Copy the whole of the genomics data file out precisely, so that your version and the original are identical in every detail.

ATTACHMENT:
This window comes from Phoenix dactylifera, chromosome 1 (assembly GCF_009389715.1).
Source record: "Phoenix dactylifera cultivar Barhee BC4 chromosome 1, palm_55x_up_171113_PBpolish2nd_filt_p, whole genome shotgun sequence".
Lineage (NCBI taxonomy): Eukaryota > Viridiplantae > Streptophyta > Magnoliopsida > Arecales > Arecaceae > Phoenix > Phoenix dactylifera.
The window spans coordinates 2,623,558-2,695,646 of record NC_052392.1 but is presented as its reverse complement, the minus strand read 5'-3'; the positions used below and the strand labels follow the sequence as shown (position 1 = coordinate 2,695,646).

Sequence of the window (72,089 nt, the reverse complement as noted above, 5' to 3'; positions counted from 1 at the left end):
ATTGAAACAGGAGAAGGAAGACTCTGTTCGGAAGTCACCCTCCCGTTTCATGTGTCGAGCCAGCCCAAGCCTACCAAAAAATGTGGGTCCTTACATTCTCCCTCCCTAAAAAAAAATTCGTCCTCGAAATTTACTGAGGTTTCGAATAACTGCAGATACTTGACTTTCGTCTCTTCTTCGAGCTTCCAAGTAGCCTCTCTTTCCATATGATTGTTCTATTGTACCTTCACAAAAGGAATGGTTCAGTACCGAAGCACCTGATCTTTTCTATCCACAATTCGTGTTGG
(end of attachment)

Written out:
This window comes from Phoenix dactylifera, chromosome 1 (assembly GCF_009389715.1).
Source record: "Phoenix dactylifera cultivar Barhee BC4 chromosome 1, palm_55x_up_171113_PBpolish2nd_filt_p, whole genome shotgun sequence".
Lineage (NCBI taxonomy): Eukaryota > Viridiplantae > Streptophyta > Magnoliopsida > Arecales > Arecaceae > Phoenix > Phoenix dactylifera.
The window spans coordinates 2,623,558-2,695,646 of record NC_052392.1 but is presented as its reverse complement, the minus strand read 5'-3'; the positions used below and the strand labels follow the sequence as shown (position 1 = coordinate 2,695,646).

Sequence of the window (72,089 nt, the reverse complement as noted above, 5' to 3'; positions counted from 1 at the left end):
ATTGAAACAGGAGAAGGAAGACTCTGTTCGGAAGTCACCCTCCCGTTTCATGTGTCGAGCCAGCCCAAGCCTACCAAAAAATGTGGGTCCTTACATTCTCCCTCCCTAAAAAAAAATTCGTCCTCGAAATTTACTGAGGTTTCGAATAACTGCAGATACTTGACTTTCGTCTCTTCTTCGAGCTTCCAAGTAGCCTCTCTTTCCATATGATTGTTCTATTGTACCTTCACAAAAGGAATGGTTCAGTACCGAAGCACCTGATCTTTTCTATCCACAATTCGTGTTGG